Marching Backward on Trade
On economic grounds, there's no reason to reject the Colombia free trade agreement. Colombia's exports already enter the U.S. market duty-free under the 1991 Andean Trade Preference Act. Meanwhile, many U.S. exports to Colombia face stiff tariffs -- up to 35% on autos, 15% on tractors and 10% on computers -- most of which would ultimately go to zero under the agreement.
The tariffs dampen demand for U.S. exports by raising their price and putting them at a competitive disadvantage. Whirlpool annually exports about $50 million worth of refrigerators, washer-dryers and dishwashers to Colombia from plants in Ohio, Arkansas and Iowa. On a $1,000 refrigerator, a 20% tariff raises the retail price $200 in a fiercely competitive market with appliances also supplied by local firms and imports from Korea and elsewhere.
MP: That seems like a real no-brainer. The U.S. has everything to gain (eliminating tariffs on U.S. exports to Colombia), and nothing to lose.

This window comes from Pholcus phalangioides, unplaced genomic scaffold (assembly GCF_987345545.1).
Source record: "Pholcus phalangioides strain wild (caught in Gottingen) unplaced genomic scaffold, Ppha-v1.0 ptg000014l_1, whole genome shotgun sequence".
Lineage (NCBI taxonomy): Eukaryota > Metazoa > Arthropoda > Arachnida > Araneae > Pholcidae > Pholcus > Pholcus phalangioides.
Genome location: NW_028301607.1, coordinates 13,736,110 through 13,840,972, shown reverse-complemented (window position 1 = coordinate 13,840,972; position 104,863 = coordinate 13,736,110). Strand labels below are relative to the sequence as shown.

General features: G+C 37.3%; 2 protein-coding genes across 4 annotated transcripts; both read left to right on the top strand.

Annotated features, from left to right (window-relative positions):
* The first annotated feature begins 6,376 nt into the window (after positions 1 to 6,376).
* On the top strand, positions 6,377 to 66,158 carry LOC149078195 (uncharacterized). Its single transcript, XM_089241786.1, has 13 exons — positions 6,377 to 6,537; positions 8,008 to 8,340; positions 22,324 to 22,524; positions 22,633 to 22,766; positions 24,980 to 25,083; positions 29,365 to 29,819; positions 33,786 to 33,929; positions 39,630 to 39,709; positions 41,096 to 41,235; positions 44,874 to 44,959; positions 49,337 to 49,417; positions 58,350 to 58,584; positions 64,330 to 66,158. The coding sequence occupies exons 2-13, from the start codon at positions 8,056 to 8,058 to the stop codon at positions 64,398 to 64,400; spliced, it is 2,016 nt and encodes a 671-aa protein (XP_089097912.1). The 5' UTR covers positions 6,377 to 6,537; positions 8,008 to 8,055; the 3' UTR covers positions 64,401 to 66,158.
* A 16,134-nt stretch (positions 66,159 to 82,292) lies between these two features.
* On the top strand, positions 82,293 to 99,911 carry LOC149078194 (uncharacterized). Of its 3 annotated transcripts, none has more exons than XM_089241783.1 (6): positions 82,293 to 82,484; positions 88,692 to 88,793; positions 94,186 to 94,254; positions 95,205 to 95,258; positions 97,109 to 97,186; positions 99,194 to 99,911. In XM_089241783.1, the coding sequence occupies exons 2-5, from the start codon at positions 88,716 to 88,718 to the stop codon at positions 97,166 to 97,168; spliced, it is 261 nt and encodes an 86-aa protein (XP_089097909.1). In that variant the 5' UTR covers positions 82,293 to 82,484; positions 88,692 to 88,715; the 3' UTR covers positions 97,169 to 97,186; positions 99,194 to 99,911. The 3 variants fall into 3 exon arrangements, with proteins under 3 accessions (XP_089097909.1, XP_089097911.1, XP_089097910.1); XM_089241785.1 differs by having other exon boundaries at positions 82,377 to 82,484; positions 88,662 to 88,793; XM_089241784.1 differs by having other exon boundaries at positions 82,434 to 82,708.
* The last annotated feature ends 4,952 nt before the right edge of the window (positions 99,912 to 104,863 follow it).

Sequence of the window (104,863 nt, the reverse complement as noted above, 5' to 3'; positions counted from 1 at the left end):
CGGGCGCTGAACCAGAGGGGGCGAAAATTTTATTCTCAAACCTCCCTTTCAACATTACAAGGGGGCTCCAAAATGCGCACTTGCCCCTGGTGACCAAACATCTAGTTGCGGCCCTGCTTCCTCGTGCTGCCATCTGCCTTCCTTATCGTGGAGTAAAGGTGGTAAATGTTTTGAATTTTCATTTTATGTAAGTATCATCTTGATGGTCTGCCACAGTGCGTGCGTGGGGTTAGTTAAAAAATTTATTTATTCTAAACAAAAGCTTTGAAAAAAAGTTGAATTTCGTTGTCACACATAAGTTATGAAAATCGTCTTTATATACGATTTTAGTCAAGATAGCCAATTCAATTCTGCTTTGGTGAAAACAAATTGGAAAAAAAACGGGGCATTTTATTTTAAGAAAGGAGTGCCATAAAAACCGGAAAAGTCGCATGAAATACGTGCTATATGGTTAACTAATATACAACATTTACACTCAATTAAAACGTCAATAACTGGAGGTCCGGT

Yet, it's politically convenient to oppose the free trade agreement with Colombia because the popular imagery is that trade destroys U.S. jobs. The loss of almost 4 million U.S. manufacturing jobs since 1998 seems easy to explain by cheap imports or the flight of plants to Mexico, China and other poorer countries. The truth is murkier: Although this has occurred, job losses also stem from greater efficiency (fewer workers producing more goods, see chart above using these data) and slumping domestic demand (for communications equipment and computers after the dot-com bust and for housing materials and vehicles now). Nor has falling factory employment crippled overall U.S. job creation.